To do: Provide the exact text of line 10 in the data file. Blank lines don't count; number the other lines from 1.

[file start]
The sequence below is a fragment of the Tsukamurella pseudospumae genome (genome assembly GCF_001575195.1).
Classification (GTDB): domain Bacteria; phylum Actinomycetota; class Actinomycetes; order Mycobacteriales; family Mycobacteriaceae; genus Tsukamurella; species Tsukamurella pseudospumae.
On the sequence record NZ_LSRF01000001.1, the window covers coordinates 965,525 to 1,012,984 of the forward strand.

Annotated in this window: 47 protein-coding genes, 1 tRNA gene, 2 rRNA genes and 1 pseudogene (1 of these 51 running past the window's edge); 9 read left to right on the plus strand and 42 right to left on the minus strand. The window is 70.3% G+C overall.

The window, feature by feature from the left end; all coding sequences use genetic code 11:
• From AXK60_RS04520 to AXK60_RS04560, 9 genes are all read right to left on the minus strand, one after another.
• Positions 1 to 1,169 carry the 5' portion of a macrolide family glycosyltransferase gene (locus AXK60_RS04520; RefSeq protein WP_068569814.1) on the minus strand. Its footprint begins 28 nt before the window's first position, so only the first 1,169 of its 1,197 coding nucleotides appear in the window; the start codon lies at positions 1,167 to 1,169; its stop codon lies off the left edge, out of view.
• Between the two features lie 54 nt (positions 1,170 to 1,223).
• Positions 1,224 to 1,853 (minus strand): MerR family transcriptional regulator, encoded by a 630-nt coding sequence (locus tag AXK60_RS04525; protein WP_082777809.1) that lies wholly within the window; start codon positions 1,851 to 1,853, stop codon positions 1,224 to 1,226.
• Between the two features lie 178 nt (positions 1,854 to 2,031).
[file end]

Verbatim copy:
• Between the two features lie 178 nt (positions 1,854 to 2,031).